|KUNJETI, SRIDHARA - University Of California|
|SUBBARAO, KRISHNA - University Of California|
|KOIKE, STEVEN - University Of California - Cooperative Extension Service|
Submitted to: Plant Disease
Publication Type: Peer Reviewed Journal
Publication Acceptance Date: 7/16/2015
Publication Date: 1/12/2016
Citation: Kunjeti, S.G., Anchieta, A.G., Subbarao, K.V., Koike, S.T., Klosterman, S.J. 2016. Plasmolysis and vital staining reveal viable oospores of Peronospora effusa in spinach seed lots. Plant Disease. 100:59-65.
Interpretive Summary: Downy mildew disease of spinach, caused by the plant pathogenic microorganism Peronospora effusa, is a major disease constraint on spinach worldwide, and in the U.S. This microorganism produces long-term survival structures, known as oospores, through sexual reproduction. Spinach seed lots were confirmed positive for the presence of oospores over three decades ago, yet the extent of oospore infestation in modern commercial spinach seed lots was not known. This study was undertaken to assess the level of oospores present in commercial seed lots, which may transmit the pathogen. One thousand seeds of each lot, or 500 seeds in some cases, were washed with water and the sediment from this wash-off was examined by microscopy for oospores. The results indicate that 16 percent of the 82 spinach lots tested are infested with oospores of P. effusa. Also, 95 percent of the seed lots tested were positive for detection of DNA of P. effusa using a previously developed P. effusa-specific DNA-based test. Thus the number of spinach seed lots positive for inoculum of P. effusa is probably underestimated by examination of the sediment from windows of only 1000 seeds. Knowledge acquired in this study is an important first step to provide awareness of the amount of infestation of spinach seeds with P. effusa, and to devise strategies, such as seed treatments or other means to eliminate the pathogen from seed production fields, to curtail the spread of P. effusa on spinach seed.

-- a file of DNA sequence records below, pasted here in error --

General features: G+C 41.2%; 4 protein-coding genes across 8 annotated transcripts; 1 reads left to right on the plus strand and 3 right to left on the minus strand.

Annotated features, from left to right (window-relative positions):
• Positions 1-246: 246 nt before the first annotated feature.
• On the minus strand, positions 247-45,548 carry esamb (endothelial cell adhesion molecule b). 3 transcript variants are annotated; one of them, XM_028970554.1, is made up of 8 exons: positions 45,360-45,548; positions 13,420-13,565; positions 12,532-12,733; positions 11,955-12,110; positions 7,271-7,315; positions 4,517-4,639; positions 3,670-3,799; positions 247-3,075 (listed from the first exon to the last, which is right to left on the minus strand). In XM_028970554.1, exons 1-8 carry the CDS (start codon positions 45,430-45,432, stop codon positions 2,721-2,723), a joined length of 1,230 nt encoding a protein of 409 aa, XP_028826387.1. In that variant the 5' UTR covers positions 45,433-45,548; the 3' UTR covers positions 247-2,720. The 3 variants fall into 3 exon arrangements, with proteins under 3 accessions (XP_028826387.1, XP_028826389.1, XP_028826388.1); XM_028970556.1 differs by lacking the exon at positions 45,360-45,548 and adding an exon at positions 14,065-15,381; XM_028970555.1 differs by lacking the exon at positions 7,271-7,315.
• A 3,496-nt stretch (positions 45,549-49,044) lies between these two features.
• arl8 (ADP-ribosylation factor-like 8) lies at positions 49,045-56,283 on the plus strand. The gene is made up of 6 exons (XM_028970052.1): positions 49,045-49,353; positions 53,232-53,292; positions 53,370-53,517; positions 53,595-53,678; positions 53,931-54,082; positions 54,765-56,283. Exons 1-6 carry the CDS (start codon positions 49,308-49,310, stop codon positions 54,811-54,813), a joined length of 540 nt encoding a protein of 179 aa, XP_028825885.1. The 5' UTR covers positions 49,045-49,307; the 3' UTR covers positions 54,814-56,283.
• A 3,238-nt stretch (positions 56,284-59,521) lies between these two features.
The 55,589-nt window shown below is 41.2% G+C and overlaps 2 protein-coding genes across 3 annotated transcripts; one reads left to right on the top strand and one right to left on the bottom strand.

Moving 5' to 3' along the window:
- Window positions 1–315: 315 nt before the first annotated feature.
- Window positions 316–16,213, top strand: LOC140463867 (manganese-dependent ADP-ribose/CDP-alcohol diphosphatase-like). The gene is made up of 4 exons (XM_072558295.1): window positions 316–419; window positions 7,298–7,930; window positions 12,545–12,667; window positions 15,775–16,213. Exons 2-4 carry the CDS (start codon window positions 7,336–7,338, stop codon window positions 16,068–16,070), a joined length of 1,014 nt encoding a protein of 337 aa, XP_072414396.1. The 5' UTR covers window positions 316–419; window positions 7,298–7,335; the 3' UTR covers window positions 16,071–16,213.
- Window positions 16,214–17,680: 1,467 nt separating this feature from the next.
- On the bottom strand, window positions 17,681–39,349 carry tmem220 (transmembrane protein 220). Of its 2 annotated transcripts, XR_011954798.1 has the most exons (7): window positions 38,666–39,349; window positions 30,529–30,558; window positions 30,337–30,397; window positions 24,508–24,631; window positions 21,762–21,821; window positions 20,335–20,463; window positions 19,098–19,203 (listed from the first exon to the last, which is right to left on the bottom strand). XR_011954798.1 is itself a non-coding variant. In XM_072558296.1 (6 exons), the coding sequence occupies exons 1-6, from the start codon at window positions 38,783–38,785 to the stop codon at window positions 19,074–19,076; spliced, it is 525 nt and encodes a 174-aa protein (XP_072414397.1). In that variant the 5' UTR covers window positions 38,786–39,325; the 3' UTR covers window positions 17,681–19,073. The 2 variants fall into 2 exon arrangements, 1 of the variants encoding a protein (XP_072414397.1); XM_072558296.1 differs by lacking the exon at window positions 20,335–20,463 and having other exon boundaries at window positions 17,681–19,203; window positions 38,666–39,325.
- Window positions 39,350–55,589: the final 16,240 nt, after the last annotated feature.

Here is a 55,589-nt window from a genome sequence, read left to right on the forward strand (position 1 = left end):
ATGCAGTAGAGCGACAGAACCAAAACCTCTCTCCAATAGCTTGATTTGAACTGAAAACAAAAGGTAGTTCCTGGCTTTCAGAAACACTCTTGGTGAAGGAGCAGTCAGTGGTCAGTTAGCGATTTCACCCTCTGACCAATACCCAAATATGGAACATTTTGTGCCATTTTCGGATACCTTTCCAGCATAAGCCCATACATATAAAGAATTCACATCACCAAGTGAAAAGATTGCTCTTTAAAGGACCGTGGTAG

Technical Abstract: Production of oospores by Peronospora effusa, the causal agent of downy mildew on spinach (Spinacia oleracea), was reported on spinach seed over three decades ago. In view of the rapid proliferation of new races of P. effusa worldwide, seed borne transmission has been suspected but methods to test the viability of seedborne oospores have not been available. Eighty-two seed lots of contemporary spinach cultivars were evaluated for the presence of P. effusa using a seed-wash method and the sediment examined by microscopy. Sixteen percent of the analyzed seed lots were positive for oospores and 6% for sporangiophores characteristic of P. effusa. Peronospora effusa-specific quantitative PCR (qPCR) assay showed that 95% of the 59 tested seed lots were positive for P. effusa. The viability of oospores from five seed lots was tested using two independent methods, one involving plasmolysis and the other by trypan blue staining. The oospores plasmolysed in 4 M sodium chloride (NaCl) but were deplasmolysed in water, demonstrating an active and viable cell membrane. Similarly, viable oospores failed to take up the trypan blue stain. Overall, 59% of the oospores were viable in the plasmolysis test, and 45% with the trypan blue test. These results indicate the presence of P. effusa oospores in contemporary spinach seed lots, and transmission of viable oospores of P. effusa in spinach seed is a common occurrence. Elimination of the pathogen on seed, in addition to other management approaches, will be useful to prevent the pathogen spread on spinach seed.